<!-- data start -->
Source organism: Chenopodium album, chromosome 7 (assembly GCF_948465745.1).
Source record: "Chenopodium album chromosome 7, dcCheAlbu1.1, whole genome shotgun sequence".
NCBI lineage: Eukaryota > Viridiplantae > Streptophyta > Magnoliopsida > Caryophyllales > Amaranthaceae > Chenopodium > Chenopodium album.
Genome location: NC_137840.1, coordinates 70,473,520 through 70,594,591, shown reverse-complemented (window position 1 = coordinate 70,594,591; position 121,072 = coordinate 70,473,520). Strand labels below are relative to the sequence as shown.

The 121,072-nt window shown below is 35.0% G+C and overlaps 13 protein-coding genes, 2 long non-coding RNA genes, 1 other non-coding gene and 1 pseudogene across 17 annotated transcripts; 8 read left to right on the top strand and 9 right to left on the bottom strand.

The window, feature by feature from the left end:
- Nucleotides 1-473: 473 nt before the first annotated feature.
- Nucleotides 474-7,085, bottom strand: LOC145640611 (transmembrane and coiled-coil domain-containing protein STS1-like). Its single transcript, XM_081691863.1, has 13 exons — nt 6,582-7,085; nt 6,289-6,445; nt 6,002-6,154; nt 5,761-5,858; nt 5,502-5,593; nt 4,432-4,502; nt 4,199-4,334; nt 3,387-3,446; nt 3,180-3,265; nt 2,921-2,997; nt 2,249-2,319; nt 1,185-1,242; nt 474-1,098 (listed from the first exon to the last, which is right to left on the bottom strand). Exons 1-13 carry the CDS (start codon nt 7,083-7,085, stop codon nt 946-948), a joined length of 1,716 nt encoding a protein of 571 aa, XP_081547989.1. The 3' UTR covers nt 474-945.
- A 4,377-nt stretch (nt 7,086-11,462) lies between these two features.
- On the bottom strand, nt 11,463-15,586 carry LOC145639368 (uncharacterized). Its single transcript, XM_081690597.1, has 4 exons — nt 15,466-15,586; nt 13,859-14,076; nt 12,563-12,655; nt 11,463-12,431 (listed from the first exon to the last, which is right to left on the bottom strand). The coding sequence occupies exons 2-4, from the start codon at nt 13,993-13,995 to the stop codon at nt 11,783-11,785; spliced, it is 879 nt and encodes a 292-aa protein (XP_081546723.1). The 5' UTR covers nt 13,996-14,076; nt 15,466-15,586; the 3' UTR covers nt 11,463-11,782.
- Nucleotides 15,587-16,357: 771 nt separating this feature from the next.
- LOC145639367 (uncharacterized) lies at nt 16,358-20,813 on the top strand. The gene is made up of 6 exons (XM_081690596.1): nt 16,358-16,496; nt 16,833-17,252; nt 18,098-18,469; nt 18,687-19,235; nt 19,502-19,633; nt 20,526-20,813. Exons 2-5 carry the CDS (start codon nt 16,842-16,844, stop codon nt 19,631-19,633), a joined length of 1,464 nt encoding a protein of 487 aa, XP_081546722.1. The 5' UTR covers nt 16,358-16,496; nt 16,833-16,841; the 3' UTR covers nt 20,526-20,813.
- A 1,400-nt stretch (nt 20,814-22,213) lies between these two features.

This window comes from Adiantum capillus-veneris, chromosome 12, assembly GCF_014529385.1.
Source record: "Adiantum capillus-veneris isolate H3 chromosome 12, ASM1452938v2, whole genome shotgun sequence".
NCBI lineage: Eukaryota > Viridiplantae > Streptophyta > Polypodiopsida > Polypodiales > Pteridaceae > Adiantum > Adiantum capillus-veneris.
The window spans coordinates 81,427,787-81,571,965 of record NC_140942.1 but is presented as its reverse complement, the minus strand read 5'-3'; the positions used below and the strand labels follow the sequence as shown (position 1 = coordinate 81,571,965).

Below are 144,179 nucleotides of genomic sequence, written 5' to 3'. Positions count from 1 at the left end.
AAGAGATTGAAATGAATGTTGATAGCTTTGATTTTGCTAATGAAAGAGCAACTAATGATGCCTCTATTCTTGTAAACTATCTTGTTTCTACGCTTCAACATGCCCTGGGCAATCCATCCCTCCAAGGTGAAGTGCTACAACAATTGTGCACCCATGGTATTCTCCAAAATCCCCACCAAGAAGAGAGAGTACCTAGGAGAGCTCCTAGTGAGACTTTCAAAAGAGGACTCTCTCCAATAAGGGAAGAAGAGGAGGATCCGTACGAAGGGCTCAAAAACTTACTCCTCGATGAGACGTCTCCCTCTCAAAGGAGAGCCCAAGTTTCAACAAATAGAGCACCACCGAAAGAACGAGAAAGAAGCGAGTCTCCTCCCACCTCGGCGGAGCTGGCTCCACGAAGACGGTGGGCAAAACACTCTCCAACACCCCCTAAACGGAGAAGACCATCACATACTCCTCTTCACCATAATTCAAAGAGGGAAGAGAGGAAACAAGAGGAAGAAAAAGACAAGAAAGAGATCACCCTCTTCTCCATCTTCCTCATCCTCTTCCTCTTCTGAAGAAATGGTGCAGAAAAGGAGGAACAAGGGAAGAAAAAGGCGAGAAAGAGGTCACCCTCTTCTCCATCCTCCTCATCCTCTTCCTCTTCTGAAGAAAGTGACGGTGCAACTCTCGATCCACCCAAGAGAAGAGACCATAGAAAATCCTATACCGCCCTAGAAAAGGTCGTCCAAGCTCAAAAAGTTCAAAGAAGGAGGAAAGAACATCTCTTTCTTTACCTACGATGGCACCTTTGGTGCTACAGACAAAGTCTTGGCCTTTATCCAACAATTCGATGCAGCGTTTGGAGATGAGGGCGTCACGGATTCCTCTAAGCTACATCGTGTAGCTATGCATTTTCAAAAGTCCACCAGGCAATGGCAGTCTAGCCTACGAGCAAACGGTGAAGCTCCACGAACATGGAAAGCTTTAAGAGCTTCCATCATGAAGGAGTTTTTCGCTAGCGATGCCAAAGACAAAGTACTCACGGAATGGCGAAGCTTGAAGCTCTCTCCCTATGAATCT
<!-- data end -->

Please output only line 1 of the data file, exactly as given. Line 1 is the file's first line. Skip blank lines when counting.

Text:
Source organism: Chenopodium album, chromosome 7 (assembly GCF_948465745.1).